FIG. 12 shows the sample virtual structure of a Valuation module V. The Valuation module shown has a valuation “duplicate” or phantom representation of a VPE-S with 3 assets C1-C3 that are placed in the valuation module through the VPE link. For example, a transaction for commodities A and B indicate that the rule modules FT/RT need to invoke only a single VPE-S with assets C1-C3. The engagement module EM, ties the three assets C1-C3 to the appropriate verification system, which may include any number of networked and computational parameters, and will be discussed below. The subscription module SM shown in FIG. 13 may be a number of public, semi-private, or privately accessed networked modules.

A preferred embodiment of the first mode or transaction/securitization mode is shown in FIG. 14. The preferred embodiment includes both the authentication module AM and subscription module SM for regulating and monitoring the transactional requests between parties looking for an exchange (shown as a commodity purchaser and trader, but can be three party and/or multi-party transactions in alternate embodiments). The subscription module SM regulates access to the private, and semi-private transaction systems (although a per transaction basis fee system may be available if the proper infrastructure is in place). The subscription module SM is also implemented, based on the assumption that the present invention includes a novel business method and income stream as well.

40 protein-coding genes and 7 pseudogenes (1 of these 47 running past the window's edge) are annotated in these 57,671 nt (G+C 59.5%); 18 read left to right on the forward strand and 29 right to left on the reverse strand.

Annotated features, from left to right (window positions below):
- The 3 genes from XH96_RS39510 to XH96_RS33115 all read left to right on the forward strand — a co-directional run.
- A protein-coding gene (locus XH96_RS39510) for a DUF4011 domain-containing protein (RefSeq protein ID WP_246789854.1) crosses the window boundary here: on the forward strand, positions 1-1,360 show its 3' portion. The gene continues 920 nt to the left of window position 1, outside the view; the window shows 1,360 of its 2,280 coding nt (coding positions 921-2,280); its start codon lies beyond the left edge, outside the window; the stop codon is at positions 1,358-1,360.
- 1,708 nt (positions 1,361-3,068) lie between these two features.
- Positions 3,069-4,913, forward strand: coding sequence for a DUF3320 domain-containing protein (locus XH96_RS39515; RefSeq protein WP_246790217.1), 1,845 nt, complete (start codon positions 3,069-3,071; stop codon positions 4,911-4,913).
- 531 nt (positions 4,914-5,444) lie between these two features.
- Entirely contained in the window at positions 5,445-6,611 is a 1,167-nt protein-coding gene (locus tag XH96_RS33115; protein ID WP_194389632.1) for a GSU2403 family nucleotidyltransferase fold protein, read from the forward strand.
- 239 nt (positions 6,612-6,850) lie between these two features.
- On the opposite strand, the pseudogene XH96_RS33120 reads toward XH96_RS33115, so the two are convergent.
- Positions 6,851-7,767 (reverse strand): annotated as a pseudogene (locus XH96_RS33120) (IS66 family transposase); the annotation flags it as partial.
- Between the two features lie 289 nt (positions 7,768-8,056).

Now referring to FIG. 15, a sample transaction flow (labeled) in the mVPE-S system is shown. The “dedicated transaction flow” protects the mVPE from outside tampering, and in the illustration, requires that all data coming out of the mVPE channel through the authentication system. In this embodiment, the authentication can service many different mVPE systems or can serve in a singular mVPE. The dedicated transaction flow allows data to flow freely within the mVPE so as not to weigh the computational processes required inside the mVPE, while protecting and authenticating all data flowing to and from the mVPE. The dedicated transaction flow may have multiple levels of security or access for varying types and complexities of transactions.